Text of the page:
Around the arena went the other four horses, in near unison, appearing and disappearing in swirls of dust. Meanwhile, Raudi was alternating trotting, cantering, and tolting, at whim and not at all in a controlled fashion. I stopped her and she began crow hopping like a rodeo horse.
I was both mortified and fearful – mortified because I appeared to the other riders to be a hapless rider on a spoiled pony. Two of these riders – Jessica and Bryan, were also riders who for years, I’ve been trying to impress, but to no avail. I am both on and off horse, out of their league. In this instance, Raudi wasn’t helping matters any.
I was also fearful because I remembered what Pete had recently said about my postage stamp sized English saddle – that it was wasn’t safe and that for this reason I might fall off. And so, I tried to put it out of mind, Raudi bolting and my coming off and hitting a jump stand. Well, I did have my vest and helmet on, so the odds of my busting ribs or sustaining a concussion were less than they might otherwise be.
After warming up, we began going over jumps. The others all went over nicely. Then it was my turn. I pointed Raudi in the direction of the jump. She rushed forward, slowed down, then hopped over it. The second time around she neighed as she went over. This made me feel like a piece of chicken in a Shake and Bake bag. The third time she realized that twice she’d done the right thing, so she decided to do the wrong thing, and refused the jump.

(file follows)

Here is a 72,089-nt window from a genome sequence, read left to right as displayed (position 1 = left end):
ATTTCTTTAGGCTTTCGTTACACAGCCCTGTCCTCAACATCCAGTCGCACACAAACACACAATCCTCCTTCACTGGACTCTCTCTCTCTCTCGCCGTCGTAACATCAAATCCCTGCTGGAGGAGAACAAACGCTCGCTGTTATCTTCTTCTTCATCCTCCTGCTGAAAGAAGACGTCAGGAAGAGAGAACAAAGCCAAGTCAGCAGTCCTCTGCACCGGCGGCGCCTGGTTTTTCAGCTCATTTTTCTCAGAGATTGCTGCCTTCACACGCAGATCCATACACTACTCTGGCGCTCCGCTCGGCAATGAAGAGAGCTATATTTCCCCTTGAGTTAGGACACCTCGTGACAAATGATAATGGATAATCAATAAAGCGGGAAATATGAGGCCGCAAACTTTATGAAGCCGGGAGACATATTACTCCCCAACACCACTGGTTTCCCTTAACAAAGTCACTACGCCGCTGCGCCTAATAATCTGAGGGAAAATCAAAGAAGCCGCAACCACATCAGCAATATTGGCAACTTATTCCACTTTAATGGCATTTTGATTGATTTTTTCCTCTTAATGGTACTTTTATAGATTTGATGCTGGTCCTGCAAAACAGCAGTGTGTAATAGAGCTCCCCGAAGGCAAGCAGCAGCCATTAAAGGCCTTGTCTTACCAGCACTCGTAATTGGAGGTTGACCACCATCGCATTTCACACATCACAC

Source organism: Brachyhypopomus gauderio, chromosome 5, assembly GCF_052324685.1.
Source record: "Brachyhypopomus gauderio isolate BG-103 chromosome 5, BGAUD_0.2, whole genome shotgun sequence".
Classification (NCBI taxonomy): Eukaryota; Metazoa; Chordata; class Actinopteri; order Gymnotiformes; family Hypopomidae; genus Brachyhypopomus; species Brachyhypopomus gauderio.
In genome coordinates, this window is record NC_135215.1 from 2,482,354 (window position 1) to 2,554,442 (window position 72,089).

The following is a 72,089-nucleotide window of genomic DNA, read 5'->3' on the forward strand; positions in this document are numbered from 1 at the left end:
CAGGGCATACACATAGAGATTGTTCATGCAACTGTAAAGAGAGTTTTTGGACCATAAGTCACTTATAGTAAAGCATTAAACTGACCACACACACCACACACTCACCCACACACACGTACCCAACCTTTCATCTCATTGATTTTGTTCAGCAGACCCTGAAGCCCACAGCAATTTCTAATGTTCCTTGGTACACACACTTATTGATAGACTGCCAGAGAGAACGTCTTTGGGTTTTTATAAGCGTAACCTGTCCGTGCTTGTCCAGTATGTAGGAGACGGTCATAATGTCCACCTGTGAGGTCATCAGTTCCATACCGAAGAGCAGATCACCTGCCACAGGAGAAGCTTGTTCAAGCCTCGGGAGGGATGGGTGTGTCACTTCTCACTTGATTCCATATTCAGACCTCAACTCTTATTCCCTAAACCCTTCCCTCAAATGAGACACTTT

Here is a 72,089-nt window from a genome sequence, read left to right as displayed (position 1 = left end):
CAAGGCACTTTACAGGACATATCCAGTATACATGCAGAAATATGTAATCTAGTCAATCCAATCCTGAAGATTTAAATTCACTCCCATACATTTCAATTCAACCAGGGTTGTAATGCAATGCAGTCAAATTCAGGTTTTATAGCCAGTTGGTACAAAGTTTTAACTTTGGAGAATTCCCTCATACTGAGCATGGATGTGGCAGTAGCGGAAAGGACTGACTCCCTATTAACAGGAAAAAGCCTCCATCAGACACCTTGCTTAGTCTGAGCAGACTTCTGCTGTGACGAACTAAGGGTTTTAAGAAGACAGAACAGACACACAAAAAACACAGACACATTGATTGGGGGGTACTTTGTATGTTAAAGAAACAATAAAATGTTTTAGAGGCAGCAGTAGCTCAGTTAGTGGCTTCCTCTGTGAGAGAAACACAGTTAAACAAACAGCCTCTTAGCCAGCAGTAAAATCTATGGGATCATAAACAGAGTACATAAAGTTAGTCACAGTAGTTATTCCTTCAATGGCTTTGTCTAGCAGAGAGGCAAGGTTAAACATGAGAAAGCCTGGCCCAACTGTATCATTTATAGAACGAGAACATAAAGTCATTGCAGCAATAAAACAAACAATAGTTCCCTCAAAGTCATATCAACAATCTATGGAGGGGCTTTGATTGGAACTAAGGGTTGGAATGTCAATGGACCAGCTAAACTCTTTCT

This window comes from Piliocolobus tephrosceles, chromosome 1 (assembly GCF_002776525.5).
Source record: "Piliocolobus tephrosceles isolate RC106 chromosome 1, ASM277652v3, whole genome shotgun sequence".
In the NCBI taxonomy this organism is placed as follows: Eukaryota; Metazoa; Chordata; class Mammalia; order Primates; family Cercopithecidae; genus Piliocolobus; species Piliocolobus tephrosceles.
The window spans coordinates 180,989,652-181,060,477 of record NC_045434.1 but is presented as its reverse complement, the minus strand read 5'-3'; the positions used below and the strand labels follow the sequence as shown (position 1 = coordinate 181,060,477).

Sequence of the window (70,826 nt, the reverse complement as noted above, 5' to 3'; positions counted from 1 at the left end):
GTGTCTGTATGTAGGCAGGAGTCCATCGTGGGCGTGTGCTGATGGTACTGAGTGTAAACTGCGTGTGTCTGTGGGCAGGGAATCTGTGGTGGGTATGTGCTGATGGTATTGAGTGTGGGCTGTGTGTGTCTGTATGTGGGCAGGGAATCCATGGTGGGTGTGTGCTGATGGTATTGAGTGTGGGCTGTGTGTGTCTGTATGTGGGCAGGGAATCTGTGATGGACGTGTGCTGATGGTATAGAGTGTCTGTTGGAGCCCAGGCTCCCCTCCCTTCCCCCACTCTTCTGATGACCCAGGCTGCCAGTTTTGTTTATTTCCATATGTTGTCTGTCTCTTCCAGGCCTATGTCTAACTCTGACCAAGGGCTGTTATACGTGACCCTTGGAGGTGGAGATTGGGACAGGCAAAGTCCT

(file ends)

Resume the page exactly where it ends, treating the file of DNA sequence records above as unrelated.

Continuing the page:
There were subsequently several more refusals. Beth, who was standing near the jump, calmly gave me instructions. These were head up, heels down, release reins and hold onto mane. I wanted after the umpteenth refusal to get the hell out of the arena. However, I stuck it out because Beth’s directives were specific. And I knew that if I followed them, that I would be successful in getting Raudi from Point A to Point B.
At some point, determination replaced abject fear. Vickie, who was watching on Hunar also happened to say the right thing at the right time. (She always does.) This time it was squeeze my legs a few strides before the jump. This, as it turned out, made all the difference in the world, for what I realized was that I could prepare to meet my maker.
The phrase “there but for the grace of God go I” came to mind as we again approached the jump. This time, Raudi popped over the jump. From this point of time on, things got progressively better for me and my beloved red Connemara. We went over several more jumps successfully.
The grande finale was our going over a series of jumps, one on the left outside and two on the right outside line. As we landed on third, those present cheered. I then remarked to Beth that Raudi would never behave any worse than she had on this particular day, and added that for this reason that my confidence was upped in knowing that I’d be subsequently be able to handle whatever she might dish out. Beth’s response was “You crack me up!”
Beth then wisely said that we were done for the day. Notice that I didn’t say that Raudi and I quit. This is because we did not quit. Quitting would imply that we’d never take another lesson. No, we are going to continue to take lessons with Beth. This is because in part, Raudi and my going forward are now, in my mind, in part related to my taking charge.
The arena setting is not like Las Vegas – as in what happens in Vegas stays in Vegas. Rather, it’s the opposite. What happens inside the arena happens outside the arena. It’s a small space in which important lessons are taking place – lessons that will come in handy in larger spaces. Raudi and I have done just fine together in larger spaces. This is amazing, given that she’s so strong willed. However, our continuing to take lessons is going to make her an even more dependable trail horse.
Next: 153. 6/3/14: Horse Dealings: Lifre